Not everybody likes to laze around on the beach and suntan or go tromping through the woods on a hike. Some people head to the beach or into the woods armed with a metal detector for a very specific purpose – to treasure hunt! Or, as they prefer to be thought of, as an amateur archaeologist. Walking around with their metal detectors waiting to hear that first beep, followed by the beeps in rapid succession, is what they live for. The thrill of the hunt, unearthing their find and presenting it to their fellow archaeologists, and if the find is big enough, that is what it is all about. A lot of the time it is simply old cans or random pieces of metal that are found, but sometimes rare artifacts can pop up which in turn share an exciting historical story. Such finds have shown up in recent years that have garnered a lot of attention. One was found in Denmark by Terese Frydensberg Refsgaard, and another was found in the US by Brad Martin in the state of Vermont. What they found told two very special stories.
Out For A Stroll
Terese was like any young person with a hobby they were passionate about, although using a metal detector to find artifacts isn’t really your typical hobby like playing soccer or watching Netflix. She would often head out on the weekend to wander up and down beaches, or on lesser used trails where Vikings had once been.
The goal was always to unearth something, but she had yet to find anything truly remarkable. However, this was about to change for her.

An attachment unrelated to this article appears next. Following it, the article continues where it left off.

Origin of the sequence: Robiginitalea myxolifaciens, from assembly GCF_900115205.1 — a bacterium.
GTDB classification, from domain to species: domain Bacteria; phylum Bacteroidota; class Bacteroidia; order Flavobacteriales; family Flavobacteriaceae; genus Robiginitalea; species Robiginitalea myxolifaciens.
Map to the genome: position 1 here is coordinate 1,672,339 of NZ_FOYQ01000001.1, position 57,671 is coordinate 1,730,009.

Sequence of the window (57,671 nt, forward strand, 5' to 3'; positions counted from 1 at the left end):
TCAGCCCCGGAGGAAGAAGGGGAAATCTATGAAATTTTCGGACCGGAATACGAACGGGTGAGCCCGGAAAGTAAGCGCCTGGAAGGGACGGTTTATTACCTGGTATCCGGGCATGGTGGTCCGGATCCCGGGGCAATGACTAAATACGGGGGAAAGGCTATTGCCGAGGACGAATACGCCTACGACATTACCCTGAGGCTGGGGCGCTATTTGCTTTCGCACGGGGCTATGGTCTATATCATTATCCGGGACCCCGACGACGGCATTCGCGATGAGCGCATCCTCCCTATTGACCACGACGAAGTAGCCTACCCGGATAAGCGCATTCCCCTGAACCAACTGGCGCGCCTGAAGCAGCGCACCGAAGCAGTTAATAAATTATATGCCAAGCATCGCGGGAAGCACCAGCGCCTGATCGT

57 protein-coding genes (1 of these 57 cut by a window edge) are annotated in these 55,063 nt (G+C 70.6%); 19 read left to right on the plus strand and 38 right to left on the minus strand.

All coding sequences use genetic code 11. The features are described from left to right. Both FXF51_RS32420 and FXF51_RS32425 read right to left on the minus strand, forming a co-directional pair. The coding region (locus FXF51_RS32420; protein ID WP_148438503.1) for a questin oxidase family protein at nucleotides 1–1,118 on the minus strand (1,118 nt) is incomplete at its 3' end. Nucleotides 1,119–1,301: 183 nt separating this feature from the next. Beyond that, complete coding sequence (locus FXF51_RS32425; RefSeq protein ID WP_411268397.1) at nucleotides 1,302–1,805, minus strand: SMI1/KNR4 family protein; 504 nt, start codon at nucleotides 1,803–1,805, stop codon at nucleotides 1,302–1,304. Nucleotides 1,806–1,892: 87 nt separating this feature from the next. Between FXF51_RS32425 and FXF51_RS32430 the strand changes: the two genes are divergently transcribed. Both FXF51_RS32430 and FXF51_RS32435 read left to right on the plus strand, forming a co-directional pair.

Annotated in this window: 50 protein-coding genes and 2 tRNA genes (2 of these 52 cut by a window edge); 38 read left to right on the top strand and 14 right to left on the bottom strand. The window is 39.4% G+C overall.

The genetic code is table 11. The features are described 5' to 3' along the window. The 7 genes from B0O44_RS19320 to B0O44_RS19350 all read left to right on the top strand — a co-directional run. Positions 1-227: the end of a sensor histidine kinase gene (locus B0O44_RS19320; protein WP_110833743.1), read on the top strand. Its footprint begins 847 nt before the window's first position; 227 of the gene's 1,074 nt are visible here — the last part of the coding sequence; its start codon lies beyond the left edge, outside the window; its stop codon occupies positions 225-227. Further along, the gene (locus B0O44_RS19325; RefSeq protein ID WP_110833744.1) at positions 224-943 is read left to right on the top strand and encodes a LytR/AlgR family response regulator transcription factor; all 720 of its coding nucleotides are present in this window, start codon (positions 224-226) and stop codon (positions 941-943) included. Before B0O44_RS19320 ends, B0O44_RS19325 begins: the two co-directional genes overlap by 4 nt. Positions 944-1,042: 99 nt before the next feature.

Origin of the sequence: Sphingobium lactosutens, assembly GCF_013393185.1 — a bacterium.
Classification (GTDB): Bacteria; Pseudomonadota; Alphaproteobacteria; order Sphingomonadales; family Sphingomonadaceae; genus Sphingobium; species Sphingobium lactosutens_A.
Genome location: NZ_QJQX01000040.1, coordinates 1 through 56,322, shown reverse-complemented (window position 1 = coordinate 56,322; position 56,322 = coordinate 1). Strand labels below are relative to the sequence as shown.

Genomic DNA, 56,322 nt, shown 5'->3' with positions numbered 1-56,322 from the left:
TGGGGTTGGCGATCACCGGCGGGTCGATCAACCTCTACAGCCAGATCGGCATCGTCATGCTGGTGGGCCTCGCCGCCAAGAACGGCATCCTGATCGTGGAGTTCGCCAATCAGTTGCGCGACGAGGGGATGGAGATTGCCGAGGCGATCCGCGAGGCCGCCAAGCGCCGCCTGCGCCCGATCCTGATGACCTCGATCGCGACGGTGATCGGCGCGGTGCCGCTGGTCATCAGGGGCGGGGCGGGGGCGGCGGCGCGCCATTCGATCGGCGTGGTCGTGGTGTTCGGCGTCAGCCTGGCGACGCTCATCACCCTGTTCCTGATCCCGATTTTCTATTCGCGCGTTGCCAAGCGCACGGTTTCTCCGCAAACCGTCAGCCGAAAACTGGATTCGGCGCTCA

While Terese spent her spare time wandering around with her metal detector, she also had a day job which she had to attend to. She spent her weekdays working as a dental assistant, cleaning teeth and working alongside the head dentist but when she wasn’t working her nine to five job, she was out hitting the beach trying to detect some lost treasures.
She had no idea that she was about to make one of the biggest finds of the decade and even with all of her experience, nothing could have prepared her for it.
Walking around by yourself can get a bit lonely, especially when you are out for hours just with the sound of your metal detector beeping. So, Terese was very lucky when she caught the attention of a local amateur group of archaeologists. She was invited to join them on their weekly forays around the countryside and they were able to talk about areas which had the potential for discoveries.
The camaraderie the group shared was great and provided a space in which they could all discuss their hobby. One such area they decided to check out would prove to have the motherload of all finds.
The Fateful Fall
After Terese had been involved with the archaeology group for a while, they decided as a team to head out to the Danish island called Hjarnø which was quite close to the mainland. It is a very small island, only about the size of two square kilometers. This was in November, and the island had been reported to hold lots of artifacts from around 5200 B.C. Back in 2008, excavators had found a Stone Age village.
So, the potential to find other artifacts, big and small, was there. The amateurs just needed to be methodical and walk around in a grid formation to see what their metal detectors could pick up.